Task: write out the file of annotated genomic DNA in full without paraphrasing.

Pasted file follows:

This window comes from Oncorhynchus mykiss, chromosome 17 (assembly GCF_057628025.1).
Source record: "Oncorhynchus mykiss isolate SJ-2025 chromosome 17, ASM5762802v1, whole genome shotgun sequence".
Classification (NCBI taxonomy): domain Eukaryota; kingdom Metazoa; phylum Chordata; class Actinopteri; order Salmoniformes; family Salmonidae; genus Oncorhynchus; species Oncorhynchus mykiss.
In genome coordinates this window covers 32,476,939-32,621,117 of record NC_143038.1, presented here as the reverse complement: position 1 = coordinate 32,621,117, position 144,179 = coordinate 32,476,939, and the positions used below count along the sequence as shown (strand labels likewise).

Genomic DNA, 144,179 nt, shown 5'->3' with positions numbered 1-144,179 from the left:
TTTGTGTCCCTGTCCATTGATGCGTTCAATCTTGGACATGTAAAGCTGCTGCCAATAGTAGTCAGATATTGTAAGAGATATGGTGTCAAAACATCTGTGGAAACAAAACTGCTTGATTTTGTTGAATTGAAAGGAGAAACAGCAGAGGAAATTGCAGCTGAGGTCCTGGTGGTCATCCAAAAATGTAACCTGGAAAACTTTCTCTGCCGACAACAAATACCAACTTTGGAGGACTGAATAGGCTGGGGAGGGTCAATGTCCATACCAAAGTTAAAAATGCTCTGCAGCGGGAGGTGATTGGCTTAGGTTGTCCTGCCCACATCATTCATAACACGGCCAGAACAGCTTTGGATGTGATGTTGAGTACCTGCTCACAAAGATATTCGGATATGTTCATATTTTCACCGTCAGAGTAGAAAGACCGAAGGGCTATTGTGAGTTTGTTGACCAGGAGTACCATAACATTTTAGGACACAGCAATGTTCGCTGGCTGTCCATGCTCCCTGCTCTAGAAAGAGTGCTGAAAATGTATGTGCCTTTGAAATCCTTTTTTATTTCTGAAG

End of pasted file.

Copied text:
This window comes from Oncorhynchus mykiss, chromosome 17 (assembly GCF_057628025.1).
Source record: "Oncorhynchus mykiss isolate SJ-2025 chromosome 17, ASM5762802v1, whole genome shotgun sequence".
Classification (NCBI taxonomy): domain Eukaryota; kingdom Metazoa; phylum Chordata; class Actinopteri; order Salmoniformes; family Salmonidae; genus Oncorhynchus; species Oncorhynchus mykiss.
In genome coordinates this window covers 32,476,939-32,621,117 of record NC_143038.1, presented here as the reverse complement: position 1 = coordinate 32,621,117, position 144,179 = coordinate 32,476,939, and the positions used below count along the sequence as shown (strand labels likewise).

Genomic DNA, 144,179 nt, shown 5'->3' with positions numbered 1-144,179 from the left:
TTTGTGTCCCTGTCCATTGATGCGTTCAATCTTGGACATGTAAAGCTGCTGCCAATAGTAGTCAGATATTGTAAGAGATATGGTGTCAAAACATCTGTGGAAACAAAACTGCTTGATTTTGTTGAATTGAAAGGAGAAACAGCAGAGGAAATTGCAGCTGAGGTCCTGGTGGTCATCCAAAAATGTAACCTGGAAAACTTTCTCTGCCGACAACAAATACCAACTTTGGAGGACTGAATAGGCTGGGGAGGGTCAATGTCCATACCAAAGTTAAAAATGCTCTGCAGCGGGAGGTGATTGGCTTAGGTTGTCCTGCCCACATCATTCATAACACGGCCAGAACAGCTTTGGATGTGATGTTGAGTACCTGCTCACAAAGATATTCGGATATGTTCATATTTTCACCGTCAGAGTAGAAAGACCGAAGGGCTATTGTGAGTTTGTTGACCAGGAGTACCATAACATTTTAGGACACAGCAATGTTCGCTGGCTGTCCATGCTCCCTGCTCTAGAAAGAGTGCTGAAAATGTATGTGCCTTTGAAATCCTTTTTTATTTCTGAAG